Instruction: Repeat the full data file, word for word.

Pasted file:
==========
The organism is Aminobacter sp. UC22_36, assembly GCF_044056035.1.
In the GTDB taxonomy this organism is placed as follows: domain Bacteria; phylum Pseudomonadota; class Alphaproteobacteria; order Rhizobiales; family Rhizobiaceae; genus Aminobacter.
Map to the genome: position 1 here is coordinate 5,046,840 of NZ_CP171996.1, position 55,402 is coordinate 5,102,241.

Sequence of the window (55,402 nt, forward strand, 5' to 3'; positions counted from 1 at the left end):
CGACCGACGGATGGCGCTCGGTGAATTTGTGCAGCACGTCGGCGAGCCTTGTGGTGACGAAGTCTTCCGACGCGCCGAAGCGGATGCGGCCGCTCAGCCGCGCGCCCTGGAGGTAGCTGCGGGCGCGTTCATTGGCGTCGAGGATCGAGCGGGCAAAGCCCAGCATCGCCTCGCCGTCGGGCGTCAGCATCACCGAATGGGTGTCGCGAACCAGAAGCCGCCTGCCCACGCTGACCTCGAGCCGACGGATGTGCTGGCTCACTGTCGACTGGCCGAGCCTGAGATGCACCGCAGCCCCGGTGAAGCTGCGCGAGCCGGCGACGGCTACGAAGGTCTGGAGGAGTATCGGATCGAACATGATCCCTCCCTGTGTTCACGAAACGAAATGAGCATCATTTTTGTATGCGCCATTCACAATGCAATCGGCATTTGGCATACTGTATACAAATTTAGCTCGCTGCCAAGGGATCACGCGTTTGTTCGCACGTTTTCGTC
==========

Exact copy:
The organism is Aminobacter sp. UC22_36, assembly GCF_044056035.1.
In the GTDB taxonomy this organism is placed as follows: domain Bacteria; phylum Pseudomonadota; class Alphaproteobacteria; order Rhizobiales; family Rhizobiaceae; genus Aminobacter.
Map to the genome: position 1 here is coordinate 5,046,840 of NZ_CP171996.1, position 55,402 is coordinate 5,102,241.

Sequence of the window (55,402 nt, forward strand, 5' to 3'; positions counted from 1 at the left end):
CGACCGACGGATGGCGCTCGGTGAATTTGTGCAGCACGTCGGCGAGCCTTGTGGTGACGAAGTCTTCCGACGCGCCGAAGCGGATGCGGCCGCTCAGCCGCGCGCCCTGGAGGTAGCTGCGGGCGCGTTCATTGGCGTCGAGGATCGAGCGGGCAAAGCCCAGCATCGCCTCGCCGTCGGGCGTCAGCATCACCGAATGGGTGTCGCGAACCAGAAGCCGCCTGCCCACGCTGACCTCGAGCCGACGGATGTGCTGGCTCACTGTCGACTGGCCGAGCCTGAGATGCACCGCAGCCCCGGTGAAGCTGCGCGAGCCGGCGACGGCTACGAAGGTCTGGAGGAGTATCGGATCGAACATGATCCCTCCCTGTGTTCACGAAACGAAATGAGCATCATTTTTGTATGCGCCATTCACAATGCAATCGGCATTTGGCATACTGTATACAAATTTAGCTCGCTGCCAAGGGATCACGCGTTTGTTCGCACGTTTTCGTC